Latin America-Europe leaders make pledges
By MONTE HAYES Associated Press Writer
LIMA, Peru (AP) -- European and Latin American leaders have pledged to fight poverty, global warming and high food prices, presenting a show of unity amid a festering conflict between two South American nations.
The regions' fifth summit in a decade concluded on Friday just a day after Interpol vouched for the authenticity of documents implicating Venezuela's Hugo Chavez in efforts to support Colombian rebels. Interpol's report prompted impassioned denials from Chavez.
Peruvian President Alan Garcia opened the summit with an appeal for nearly 60 leaders or top officials to put aside petty issues and focus on setting clear strategies to combat poverty and global warming.
"It is imperative that what unites us take precedence in our meetings," Garcia said. "We leave aside, for the moment, what we disagree on."
In the summit's final declaration, leaders vowed to fight poverty, drugs and crime and said they were "deeply concerned by the impact of increased food prices," which have spiraled as global demand for commodities soars.
"We agree that immediate measures are needed to assist the most vulnerable countries and populations affected by high food prices," the declaration said, stressing the need to support rural farming "to meet a growing demand."
Garcia suggested that every country aim to increase food production by 2 percent.
The declaration also encouraged free trade and cooperation on biofuels, although those goals were not as universally endorsed.
Bolivia and Ecuador in particular resisted plans for a trade association between the Andean Community and European Union, while Brazilian President Luiz Inacio Lula da Silva was forced to defend biofuels such as ethanol - of which his country is the world's largest exporter.
"Obviously, the oil industry is behind" criticism of alternative fuels, Silva told reporters in Lima, dismissing claims that corn- and sugarcane-based ethanol are partly responsible for soaring food prices.
But despite persisting policy differences, participants seemed to overcome sharper political feuds, such as that brewing between Venezuela and Colombia.
Interpol on Thursday confirmed the integrity of computer files, seized from a rebel camp, that suggest Venezuela has armed and financed Colombian guerrillas - discrediting Chavez's assertions that Colombia had faked them.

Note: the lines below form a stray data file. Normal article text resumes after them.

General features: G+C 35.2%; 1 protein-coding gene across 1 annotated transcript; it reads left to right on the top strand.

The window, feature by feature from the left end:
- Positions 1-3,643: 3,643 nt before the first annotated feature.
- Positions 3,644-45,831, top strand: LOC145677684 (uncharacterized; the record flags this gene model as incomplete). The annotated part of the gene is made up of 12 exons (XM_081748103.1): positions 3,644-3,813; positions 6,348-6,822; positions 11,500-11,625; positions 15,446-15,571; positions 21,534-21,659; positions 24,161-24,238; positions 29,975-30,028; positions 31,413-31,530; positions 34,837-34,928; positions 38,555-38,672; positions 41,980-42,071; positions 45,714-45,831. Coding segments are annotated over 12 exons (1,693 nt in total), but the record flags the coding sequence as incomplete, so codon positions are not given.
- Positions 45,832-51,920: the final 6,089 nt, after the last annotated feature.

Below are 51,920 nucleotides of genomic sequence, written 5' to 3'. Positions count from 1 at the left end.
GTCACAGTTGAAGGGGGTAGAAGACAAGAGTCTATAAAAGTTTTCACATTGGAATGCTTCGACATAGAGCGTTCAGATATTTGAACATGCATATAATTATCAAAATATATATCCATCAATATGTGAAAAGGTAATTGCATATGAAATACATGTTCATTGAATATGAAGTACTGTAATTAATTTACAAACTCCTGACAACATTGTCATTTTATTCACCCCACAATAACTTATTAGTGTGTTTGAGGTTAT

The findings boost pressure on Venezuela's anti-U.S. president to explain his ties to the Revolutionary Armed Forces of Colombia, or FARC, Latin America's most powerful rebel army.
Chavez on Thursday dismissed Interpol's report as "ridiculous." He denied arming or funding the guerrillas - though he openly sympathizes with them - and threatened Thursday to scale back economic ties with Colombia.
"One of the big problems we have (on the continent) is the government of Colombia," Chavez said in brief remarks during a break at the summit. "The show, the lies, the manipulation. The relations with paramilitary groups and drug trafficking. There are grave problems in Colombia."
He called Colombian President Alvaro Uribe "a promoter of disunion" - saying Uribe did "not fit in" in a region where the leaders of Venezuela, Argentina, Chile, Uruguay, Bolivia and Paraguay "are a brotherhood."
Uribe told a Lima radio station that he had no problems with Venezuela or Ecuador, and felt "the greatest affection, the greatest respect" for both.
"The only thing we ask is that no one give shelter to terrorists," he said, noting that his greatest problem is dealing with the FARC, a guerrilla movement that has existed for more than 40 years.
Colombia's March 1 attack on a FARC camp where the computer files were discovered prompted Ecuador's Rafael Correa, an ally of Chavez, to sever diplomatic relations with Colombia and to denounce the computer documents, which indicated that his government also had dealings with the FARC.
Ecuadorean Justice Minister Gusto Jalkh insisted Friday that the computer files "cannot have credibility" because they had been mishandled.
During a European tour this week, Correa said he would consider restoring ties only if Uribe halts "Colombia's verbal aggression."
The three feuding leaders met for the first time Friday since an uncomfortable summit in the Dominican Republic in March, when Uribe and Chavez embraced one another at the urging of Dominican President Leonel Fernandez, and Correa reluctantly shook Uribe's hand.
French Prime Minister Francois Fillon urged leaders to put their "personal interests aside" and continue efforts to free Ingrid Betancourt, a dual French-Colombian citizen and former Colombian presidential candidate kidnapped by the FARC in 2002.
Chavez and Correa have offered to negotiate the release of Betancourt and other hostages.
One personal feud that seemed to have cooled on Friday was between Chavez and German Chancellor Angela Merkel. Chavez gave his German counterpart a kiss, apparently ending a verbal spat that had erupted last week.
Merkel had drawn Chavez's wrath by saying he did not speak for Latin America, and that his leftist polices would not solve the region's problems. He responded by accusing her party of sharing the ideals of Adolf Hitler.
"I have not come here to fight. It was a great pleasure to shake her hand," Chavez said Friday. "I told her: 'If I said something very harsh, forgive me.'"